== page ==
- Quantum computers use the concept of quantum mechanics
- Quantum computers can process data in more than 1s and 0s
If you have spent a considerable time on the internet and following technology news, then there is no doubt that you have heard of quantum computing. But what exactly is quantum computing?
Before looking at quantum computing, we first need to look at quantum mechanics. Quantum mechanics is a theory in physics which looks at physical properties of nature at an atomic or subatomic level. At the atomic and subatomic level, physical matter will often act as both a wave or particle.
When we look at quantum computing, we can define it as a computer that uses even smaller bits, called qubits, to run multidimensional quantum algorithms and solve problems even too complex for supercomputers.
Thus we can define quantum computers as computers capable of solving problems too complex for the classical computer.
How it works
Ordinary computers often perform calculations on binaries – 1s or 0s. This single state, of either 1 or 0 is what is called bits.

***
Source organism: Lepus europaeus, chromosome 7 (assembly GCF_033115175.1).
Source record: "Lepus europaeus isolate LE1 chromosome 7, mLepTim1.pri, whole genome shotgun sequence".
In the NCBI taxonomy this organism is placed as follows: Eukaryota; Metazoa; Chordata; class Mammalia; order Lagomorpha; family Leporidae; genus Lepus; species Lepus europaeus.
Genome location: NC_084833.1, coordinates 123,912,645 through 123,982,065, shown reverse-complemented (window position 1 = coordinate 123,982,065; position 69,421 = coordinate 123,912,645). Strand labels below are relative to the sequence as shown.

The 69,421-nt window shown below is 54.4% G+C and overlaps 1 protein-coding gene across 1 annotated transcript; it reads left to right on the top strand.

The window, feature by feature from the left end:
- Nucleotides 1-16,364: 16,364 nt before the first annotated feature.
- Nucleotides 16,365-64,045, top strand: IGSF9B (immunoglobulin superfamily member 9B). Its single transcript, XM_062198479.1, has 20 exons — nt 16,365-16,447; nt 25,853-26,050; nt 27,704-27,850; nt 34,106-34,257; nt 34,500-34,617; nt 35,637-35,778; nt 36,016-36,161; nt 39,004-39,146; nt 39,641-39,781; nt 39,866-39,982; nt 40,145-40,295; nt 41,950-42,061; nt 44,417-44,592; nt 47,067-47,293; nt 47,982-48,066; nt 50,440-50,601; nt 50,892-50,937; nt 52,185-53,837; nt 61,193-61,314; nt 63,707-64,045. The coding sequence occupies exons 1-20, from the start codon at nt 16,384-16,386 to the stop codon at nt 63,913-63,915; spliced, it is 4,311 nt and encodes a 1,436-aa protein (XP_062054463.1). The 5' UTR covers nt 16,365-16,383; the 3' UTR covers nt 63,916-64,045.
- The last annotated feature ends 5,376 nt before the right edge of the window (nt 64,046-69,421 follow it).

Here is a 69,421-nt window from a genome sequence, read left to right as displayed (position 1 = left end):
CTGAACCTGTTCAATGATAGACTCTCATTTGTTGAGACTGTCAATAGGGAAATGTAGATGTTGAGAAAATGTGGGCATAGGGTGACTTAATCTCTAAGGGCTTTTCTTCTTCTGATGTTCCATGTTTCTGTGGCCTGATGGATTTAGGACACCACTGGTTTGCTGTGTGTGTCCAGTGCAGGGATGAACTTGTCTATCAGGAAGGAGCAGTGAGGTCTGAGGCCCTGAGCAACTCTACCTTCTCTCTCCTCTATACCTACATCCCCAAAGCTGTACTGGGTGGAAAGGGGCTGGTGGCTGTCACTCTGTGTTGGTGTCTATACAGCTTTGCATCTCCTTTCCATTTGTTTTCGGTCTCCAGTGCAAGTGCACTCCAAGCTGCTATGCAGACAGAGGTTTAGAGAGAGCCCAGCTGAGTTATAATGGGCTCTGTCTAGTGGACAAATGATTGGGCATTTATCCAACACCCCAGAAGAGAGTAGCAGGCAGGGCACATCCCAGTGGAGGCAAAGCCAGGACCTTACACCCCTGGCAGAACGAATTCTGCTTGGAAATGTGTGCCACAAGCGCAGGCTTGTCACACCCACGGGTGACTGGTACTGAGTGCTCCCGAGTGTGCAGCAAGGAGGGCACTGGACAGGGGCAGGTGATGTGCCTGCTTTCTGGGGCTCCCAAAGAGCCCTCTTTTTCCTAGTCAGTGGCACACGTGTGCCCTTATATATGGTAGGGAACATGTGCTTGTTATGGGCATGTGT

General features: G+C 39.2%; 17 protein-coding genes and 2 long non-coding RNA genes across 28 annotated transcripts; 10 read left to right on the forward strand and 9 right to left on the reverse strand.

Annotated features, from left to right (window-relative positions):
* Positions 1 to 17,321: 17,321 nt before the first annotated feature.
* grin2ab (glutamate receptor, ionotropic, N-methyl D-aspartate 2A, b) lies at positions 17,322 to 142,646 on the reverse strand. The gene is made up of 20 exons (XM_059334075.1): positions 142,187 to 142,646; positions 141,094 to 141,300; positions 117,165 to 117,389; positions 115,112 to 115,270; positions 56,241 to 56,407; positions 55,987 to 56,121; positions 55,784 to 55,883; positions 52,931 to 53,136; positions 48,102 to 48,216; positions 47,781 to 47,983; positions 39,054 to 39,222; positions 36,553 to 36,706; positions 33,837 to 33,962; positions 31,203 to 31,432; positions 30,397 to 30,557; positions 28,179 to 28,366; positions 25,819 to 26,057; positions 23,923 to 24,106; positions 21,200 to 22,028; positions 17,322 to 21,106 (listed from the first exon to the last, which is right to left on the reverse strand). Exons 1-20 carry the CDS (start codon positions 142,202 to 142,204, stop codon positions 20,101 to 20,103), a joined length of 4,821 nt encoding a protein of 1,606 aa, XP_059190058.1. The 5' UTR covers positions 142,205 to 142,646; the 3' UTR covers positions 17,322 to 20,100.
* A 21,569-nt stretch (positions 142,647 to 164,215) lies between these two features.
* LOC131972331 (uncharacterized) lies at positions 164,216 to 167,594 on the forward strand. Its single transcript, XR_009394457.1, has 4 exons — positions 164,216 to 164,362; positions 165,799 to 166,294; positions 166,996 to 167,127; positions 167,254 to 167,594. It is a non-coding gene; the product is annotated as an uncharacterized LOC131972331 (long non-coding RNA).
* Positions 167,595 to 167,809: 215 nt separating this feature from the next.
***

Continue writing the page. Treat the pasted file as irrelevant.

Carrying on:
Quantum computers, however, can make calculations beyond these bits. They can make calculations of an object in the undefined state between 0 and 1, and this operation is what we call qubits. They do this by calculating the spin of an electron or polarization of its photons. Think of it as being able to tell that a flipping coin will land on its head or tail while it is still flipping in the air based on the movement of particles in that coin.
Are there uses for quantum computers?
Quantum computers can be very powerful, so powerful in fact that they could decrypt messages encrypted in a 2-way encryption security system. However, currently, there is no quantum computer that can perform any better, whether in terms of speed, efficiency or at lower cost, than current classical computers. This is because quantum computers will need specialized hardware to run effectively, such as superfluid, as the processors will need to be very cold and superconductors, which aren’t cheap now.
So, we are still a few more years removed from quantum computers, but this looks likely to be the next major milestone in tech.